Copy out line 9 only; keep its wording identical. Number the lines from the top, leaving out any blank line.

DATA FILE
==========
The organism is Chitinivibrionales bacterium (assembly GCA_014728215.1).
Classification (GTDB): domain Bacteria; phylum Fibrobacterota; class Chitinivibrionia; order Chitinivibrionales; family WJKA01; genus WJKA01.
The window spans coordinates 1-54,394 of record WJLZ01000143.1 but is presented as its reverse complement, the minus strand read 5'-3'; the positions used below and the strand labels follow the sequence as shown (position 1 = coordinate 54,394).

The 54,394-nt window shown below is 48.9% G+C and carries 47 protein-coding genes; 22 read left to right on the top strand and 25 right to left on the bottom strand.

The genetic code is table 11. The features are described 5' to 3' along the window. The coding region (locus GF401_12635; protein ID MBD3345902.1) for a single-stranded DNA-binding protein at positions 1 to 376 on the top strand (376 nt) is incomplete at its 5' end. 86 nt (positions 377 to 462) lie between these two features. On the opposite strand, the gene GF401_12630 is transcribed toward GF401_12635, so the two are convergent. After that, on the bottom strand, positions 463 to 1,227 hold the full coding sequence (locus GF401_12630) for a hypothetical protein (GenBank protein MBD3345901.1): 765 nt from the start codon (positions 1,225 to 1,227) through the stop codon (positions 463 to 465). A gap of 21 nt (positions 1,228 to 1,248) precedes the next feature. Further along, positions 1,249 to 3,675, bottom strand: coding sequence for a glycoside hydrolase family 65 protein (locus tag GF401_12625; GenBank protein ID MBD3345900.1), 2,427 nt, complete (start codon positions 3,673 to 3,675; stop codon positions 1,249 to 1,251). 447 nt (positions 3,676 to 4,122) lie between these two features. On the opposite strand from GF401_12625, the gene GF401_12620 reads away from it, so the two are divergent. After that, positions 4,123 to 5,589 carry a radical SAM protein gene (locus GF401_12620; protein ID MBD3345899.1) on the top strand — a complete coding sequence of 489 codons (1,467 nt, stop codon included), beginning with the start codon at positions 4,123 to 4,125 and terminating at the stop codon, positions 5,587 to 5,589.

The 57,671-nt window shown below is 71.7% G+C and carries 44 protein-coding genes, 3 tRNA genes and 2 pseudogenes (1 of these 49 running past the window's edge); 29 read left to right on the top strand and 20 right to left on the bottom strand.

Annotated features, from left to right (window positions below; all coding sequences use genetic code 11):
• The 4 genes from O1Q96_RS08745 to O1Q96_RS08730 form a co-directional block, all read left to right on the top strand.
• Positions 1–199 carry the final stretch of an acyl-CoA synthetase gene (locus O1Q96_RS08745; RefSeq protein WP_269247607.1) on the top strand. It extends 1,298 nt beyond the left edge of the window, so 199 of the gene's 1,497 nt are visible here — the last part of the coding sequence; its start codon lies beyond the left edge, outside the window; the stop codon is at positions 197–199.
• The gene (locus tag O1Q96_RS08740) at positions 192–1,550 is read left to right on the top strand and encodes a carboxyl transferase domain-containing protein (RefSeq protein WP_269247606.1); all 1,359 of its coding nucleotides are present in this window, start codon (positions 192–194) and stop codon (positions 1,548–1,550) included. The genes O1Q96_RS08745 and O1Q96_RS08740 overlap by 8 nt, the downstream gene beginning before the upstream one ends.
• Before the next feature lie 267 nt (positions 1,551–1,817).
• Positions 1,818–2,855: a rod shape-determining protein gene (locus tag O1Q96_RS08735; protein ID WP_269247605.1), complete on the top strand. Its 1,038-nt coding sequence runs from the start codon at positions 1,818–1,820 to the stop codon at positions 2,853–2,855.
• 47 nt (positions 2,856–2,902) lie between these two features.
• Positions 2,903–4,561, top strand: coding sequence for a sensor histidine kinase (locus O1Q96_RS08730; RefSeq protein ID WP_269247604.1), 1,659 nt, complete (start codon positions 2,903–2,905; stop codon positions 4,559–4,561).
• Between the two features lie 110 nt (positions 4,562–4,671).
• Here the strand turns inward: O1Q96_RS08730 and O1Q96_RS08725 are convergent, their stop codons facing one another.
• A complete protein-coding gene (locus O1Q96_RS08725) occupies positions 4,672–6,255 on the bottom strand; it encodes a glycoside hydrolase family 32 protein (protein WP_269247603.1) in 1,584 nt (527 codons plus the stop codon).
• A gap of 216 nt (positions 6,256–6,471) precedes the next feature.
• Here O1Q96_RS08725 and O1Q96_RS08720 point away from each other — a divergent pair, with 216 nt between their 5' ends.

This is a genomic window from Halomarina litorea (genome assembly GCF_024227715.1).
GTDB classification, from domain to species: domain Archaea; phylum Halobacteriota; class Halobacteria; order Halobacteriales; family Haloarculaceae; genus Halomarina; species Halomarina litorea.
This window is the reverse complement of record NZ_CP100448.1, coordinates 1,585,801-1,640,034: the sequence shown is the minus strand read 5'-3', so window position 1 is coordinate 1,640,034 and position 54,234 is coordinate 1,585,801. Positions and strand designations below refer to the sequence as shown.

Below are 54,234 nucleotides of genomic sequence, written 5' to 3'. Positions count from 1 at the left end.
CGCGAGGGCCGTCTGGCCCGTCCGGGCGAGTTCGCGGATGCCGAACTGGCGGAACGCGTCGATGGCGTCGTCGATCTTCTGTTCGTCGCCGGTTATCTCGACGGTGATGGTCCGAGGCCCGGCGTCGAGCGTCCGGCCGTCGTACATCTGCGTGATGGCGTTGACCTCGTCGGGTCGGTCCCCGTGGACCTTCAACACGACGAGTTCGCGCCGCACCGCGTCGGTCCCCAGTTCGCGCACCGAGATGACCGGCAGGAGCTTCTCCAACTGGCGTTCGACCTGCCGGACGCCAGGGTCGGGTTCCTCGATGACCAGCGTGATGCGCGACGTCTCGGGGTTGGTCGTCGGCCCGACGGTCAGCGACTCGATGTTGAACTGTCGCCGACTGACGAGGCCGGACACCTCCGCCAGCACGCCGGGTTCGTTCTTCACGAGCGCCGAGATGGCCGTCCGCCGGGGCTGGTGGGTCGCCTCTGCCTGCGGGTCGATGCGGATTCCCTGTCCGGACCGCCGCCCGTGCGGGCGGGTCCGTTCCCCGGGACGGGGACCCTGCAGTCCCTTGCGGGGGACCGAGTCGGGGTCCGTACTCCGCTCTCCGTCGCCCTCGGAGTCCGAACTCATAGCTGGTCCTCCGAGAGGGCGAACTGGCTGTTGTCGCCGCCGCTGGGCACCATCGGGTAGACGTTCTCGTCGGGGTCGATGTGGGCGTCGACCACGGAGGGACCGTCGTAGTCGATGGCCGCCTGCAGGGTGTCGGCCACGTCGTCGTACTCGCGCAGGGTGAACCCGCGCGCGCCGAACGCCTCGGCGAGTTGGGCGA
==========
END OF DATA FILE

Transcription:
• Positions 1–199 carry the final stretch of an acyl-CoA synthetase gene (locus O1Q96_RS08745; RefSeq protein WP_269247607.1) on the top strand. It extends 1,298 nt beyond the left edge of the window, so 199 of the gene's 1,497 nt are visible here — the last part of the coding sequence; its start codon lies beyond the left edge, outside the window; the stop codon is at positions 197–199.